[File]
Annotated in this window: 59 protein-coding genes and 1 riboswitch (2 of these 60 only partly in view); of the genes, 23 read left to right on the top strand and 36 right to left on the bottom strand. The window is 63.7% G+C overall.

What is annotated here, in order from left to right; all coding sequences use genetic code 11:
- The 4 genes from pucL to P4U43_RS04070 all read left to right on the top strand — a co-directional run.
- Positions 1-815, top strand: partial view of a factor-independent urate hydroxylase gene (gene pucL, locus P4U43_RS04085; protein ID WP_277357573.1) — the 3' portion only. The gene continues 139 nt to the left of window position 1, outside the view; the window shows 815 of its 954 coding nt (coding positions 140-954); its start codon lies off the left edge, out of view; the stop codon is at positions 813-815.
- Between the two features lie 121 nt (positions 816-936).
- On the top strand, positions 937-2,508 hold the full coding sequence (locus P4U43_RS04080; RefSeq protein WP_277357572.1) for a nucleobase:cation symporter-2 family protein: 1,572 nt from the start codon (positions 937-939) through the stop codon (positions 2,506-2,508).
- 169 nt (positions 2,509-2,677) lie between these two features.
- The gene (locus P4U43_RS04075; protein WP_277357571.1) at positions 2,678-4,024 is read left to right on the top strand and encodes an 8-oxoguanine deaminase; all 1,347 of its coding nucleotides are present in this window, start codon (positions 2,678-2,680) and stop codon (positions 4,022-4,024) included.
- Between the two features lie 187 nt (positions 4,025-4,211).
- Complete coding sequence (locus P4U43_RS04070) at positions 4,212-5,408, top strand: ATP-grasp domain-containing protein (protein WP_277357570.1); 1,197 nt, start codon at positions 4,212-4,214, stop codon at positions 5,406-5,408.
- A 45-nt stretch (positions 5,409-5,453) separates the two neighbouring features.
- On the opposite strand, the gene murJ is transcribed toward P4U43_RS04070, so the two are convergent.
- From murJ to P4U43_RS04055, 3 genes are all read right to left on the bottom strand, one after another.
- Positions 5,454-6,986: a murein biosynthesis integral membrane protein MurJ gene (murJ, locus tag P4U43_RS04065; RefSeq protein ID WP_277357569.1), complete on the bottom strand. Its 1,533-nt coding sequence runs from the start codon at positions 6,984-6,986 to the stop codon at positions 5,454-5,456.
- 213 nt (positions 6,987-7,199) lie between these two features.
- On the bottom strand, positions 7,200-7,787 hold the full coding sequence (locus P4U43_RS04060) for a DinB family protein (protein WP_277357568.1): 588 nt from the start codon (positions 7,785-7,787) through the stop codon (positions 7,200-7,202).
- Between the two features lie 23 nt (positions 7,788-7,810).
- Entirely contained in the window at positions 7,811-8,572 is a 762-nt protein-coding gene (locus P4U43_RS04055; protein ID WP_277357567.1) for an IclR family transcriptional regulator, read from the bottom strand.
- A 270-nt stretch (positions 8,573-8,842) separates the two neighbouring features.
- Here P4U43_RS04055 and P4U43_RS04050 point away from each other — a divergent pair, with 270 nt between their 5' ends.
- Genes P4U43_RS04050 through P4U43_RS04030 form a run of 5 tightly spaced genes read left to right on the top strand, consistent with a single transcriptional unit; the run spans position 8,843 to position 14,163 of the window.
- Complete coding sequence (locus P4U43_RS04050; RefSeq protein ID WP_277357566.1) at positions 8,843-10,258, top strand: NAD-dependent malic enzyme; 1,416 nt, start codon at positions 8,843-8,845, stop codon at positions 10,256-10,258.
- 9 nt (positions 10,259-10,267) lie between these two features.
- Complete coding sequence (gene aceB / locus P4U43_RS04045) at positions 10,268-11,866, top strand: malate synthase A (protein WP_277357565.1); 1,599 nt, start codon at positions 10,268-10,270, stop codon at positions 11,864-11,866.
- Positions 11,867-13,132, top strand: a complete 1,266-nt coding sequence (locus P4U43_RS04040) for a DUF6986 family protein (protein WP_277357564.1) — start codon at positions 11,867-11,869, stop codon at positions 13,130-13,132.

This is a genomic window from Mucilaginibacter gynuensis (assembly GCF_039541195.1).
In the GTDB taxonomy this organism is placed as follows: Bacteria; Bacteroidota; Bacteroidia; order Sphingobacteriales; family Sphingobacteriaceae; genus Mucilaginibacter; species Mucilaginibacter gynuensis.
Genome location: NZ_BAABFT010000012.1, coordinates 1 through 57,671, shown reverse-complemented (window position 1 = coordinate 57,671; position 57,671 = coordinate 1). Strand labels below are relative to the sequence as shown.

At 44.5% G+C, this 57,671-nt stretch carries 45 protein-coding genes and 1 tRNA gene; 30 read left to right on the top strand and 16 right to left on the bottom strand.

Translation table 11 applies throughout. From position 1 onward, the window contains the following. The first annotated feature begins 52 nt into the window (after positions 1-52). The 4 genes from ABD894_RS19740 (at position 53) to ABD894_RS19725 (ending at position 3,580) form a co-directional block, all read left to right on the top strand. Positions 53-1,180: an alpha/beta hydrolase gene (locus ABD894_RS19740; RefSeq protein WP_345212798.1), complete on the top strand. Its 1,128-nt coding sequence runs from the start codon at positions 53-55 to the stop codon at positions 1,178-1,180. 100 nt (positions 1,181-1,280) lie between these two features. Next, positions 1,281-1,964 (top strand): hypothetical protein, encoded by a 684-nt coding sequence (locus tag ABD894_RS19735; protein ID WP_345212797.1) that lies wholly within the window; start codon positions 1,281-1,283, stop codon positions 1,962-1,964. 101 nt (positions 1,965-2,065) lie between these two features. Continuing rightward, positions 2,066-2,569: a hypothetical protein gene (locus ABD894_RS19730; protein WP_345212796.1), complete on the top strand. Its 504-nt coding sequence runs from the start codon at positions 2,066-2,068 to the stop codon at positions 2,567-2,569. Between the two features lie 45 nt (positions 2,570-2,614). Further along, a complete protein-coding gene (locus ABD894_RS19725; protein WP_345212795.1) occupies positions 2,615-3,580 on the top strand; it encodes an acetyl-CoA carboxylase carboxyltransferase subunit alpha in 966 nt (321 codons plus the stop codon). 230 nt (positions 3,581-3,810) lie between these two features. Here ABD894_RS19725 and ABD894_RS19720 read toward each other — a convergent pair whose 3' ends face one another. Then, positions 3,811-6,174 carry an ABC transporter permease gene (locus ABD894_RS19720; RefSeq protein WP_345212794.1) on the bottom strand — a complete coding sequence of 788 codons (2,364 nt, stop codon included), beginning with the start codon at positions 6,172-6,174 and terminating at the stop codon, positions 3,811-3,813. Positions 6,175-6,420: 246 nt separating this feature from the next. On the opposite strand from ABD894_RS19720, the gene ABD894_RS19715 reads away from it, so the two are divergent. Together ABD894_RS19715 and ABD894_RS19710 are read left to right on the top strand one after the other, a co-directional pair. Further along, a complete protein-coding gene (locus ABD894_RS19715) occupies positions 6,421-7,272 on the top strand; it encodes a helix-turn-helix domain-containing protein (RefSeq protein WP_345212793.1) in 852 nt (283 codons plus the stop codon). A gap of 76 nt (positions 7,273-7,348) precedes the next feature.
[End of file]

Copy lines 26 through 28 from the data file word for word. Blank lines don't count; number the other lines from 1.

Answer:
This is a genomic window from Mucilaginibacter gynuensis (assembly GCF_039541195.1).
In the GTDB taxonomy this organism is placed as follows: Bacteria; Bacteroidota; Bacteroidia; order Sphingobacteriales; family Sphingobacteriaceae; genus Mucilaginibacter; species Mucilaginibacter gynuensis.
Genome location: NZ_BAABFT010000012.1, coordinates 1 through 57,671, shown reverse-complemented (window position 1 = coordinate 57,671; position 57,671 = coordinate 1). Strand labels below are relative to the sequence as shown.